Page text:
Crucial MX200 SSD Review (500GB/1TB)


Crystal Disk Benchmark is used to measure read and write performance through sampling of random data which is, for the most part, incompressible. Performance is virtually identical, regardless of data sample so we have included only that using random data samples.

 Crucial MX200 500GB CDM Crucial MX200 1TB CDM

Crystal Disk Mark also shows us some impressive 4K write speeds, both SSDs reaching over 150MB/s. 4K reads average 34MB/s. Both SSDs were also able to each over 500MB/s read and write.


The toughest benchmark available for solid state drives is AS SSD as it relies solely on incompressible data samples when testing performance.  For the most part, AS SSD tests can be considered the ‘worst case scenario’ in obtaining data transfer speeds and many enthusiasts like AS SSD for their needs. Transfer speeds are displayed on the left with IOPS results on the right.


Crucial MX200 500GB AS SSD Crucial MX200 500GB AS SSD IOPS









Crucial MX200 1TB AS SSD Crucial MX200 1TB AS SSD IOPS


The 500GB and 1TB MX200 reach a total score of 1089 and 1077 respectively.  Read speeds both reach over 500MB/s and write speeds of 480MB/s. Both were unable to achieve rated IOPS in this test.  Both SSDs reach 32MB/s for 4K read and over 130MB/s for 4K write.

Crucial MX200 500GB AS SSD Copy Crucial MX200 1TB AS SSD Copy


In the Copy test both SSDs have very similar performance, both reach their fastest performance with the ISO file and lowest with the Game file.


Anvil’s Storage Utilities (ASU) are the most complete test bed available for the solid state drive today.  The benchmark displays test results for, not only throughput but also, IOPS and Disk Access Times.  Not only does it have a preset SSD benchmark, but also, it has included such things as endurance testing and threaded I/O read, write and mixed tests, all of which are very simple to understand and use in our benchmark testing.

Crucial MX200 500GB Anvil Crucial MX200 1TB Anvil

With a result of 5,427.54 points the 1TB beats out the 500GB overall which achieved 5,367.24 in this test. Looking at 4K performance again, we see that both capacities were able to hit 32MB/s read and over 140MB/s write. In this test we were able to achieve the rated write IOPS, however, read IOPS are still low. Let’s move on to our next test and see if we can hit that 100K mark!


Iometer is an I/O subsystem measurement and characterization tool for single and clustered systems. It was originally developed by the Intel Corporation however, they discontinued work on the program. In 2003 it was re-launched by an international group of individuals who are now continuously improving, porting and extend the product that is now widely used within the industry.

Crucial MX200 500GB Iometer Max Read IOPS Crucial MX200 1TB Iometer Max Read IOPS

Because we were unable to achieve the rated read IOPS with our other benchmark programs, we decided to give it a go with Iometer. Luckily for Crucial, we were able to achieve a bit over 99K IOPS. Being just a few hundred IOPS off is well within a 1% margin of error.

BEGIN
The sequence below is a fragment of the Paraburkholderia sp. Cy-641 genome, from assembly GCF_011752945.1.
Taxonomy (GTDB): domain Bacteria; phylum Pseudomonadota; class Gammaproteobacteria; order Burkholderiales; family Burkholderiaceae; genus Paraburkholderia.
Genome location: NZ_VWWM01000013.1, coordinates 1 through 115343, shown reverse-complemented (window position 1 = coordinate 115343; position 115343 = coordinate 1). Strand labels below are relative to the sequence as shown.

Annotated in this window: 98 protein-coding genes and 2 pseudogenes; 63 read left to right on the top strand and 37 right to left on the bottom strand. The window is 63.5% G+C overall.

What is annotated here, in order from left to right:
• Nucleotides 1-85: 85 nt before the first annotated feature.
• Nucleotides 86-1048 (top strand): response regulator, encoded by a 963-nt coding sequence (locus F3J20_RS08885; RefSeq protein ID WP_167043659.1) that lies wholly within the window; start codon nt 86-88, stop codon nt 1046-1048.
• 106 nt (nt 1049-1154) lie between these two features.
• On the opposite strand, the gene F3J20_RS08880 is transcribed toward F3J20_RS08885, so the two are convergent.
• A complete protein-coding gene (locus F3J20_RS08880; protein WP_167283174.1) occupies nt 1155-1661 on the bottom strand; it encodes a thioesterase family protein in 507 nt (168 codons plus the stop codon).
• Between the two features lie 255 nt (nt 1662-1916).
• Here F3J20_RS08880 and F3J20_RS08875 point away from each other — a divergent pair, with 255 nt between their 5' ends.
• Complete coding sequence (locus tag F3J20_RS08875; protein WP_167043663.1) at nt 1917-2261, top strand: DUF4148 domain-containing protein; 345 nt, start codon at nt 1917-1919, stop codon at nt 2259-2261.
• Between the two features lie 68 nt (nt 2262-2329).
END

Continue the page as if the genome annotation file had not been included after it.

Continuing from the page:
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    It is obvious that you do not always need the 7mm to 9.5mm spacer. When is a spacer typically necessary? I just replaced two 9.5mm drives with 7mm drives; neither 7mm drive came with a spacer and neither needed a spacer. Micron kind of says the spacer is included so you will have it if you need it.


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    Hey Les, long time reader (love the site). Quick question-most of my reading is done to determine which SSDs can help us most in HD video capture & transfer (raw uncompressed). We typically use the Blackmagic Speed Test to determine where a SSD stands before buying. Which of the test that you guys typically run gives me the closest indication to the Blackmagic test? (i.e. which will let me know best how the SSD performs under the test of raw uncompressed data) Thanks 🙂

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    So if you were deciding between the M550 and the MX200 (in 500gb form), which would be the better choice? Assume prices are either exactly the same or not a factor in the decision.

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    Finally, Crucial has released a firmware update to address the problems with the MX100 drives. I haven’t been successful yet in applying the update, as is noted by many on their forum, but I thought it would be good to post the info here (since I decided to get two MX100’s as a result of the review on this site):

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    Sean why don’t the MX200 recover in the PCMark 8 test????
    Is this deferred GC or are we stuck with those low speeds????

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      Those are the speeds it produced going through the test. Due to the firmware it doesn’t seem that it is able to recover quick enough to perform better in the light workloads within the time frame. However, wasn’t developed to deal with constant writes such as are issued out in the PCMark 8 consistency test, thus it doesn’t do too well in it. Our run in PCMark Vantage shows that it does perform a lot better if it isn’t constantly strained. So real world you shouldn’t have much to worry about.

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    Nice review. Here is a comparison with Crucial M552! Which is the best ?

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    Nice Piece of information for the concerned people

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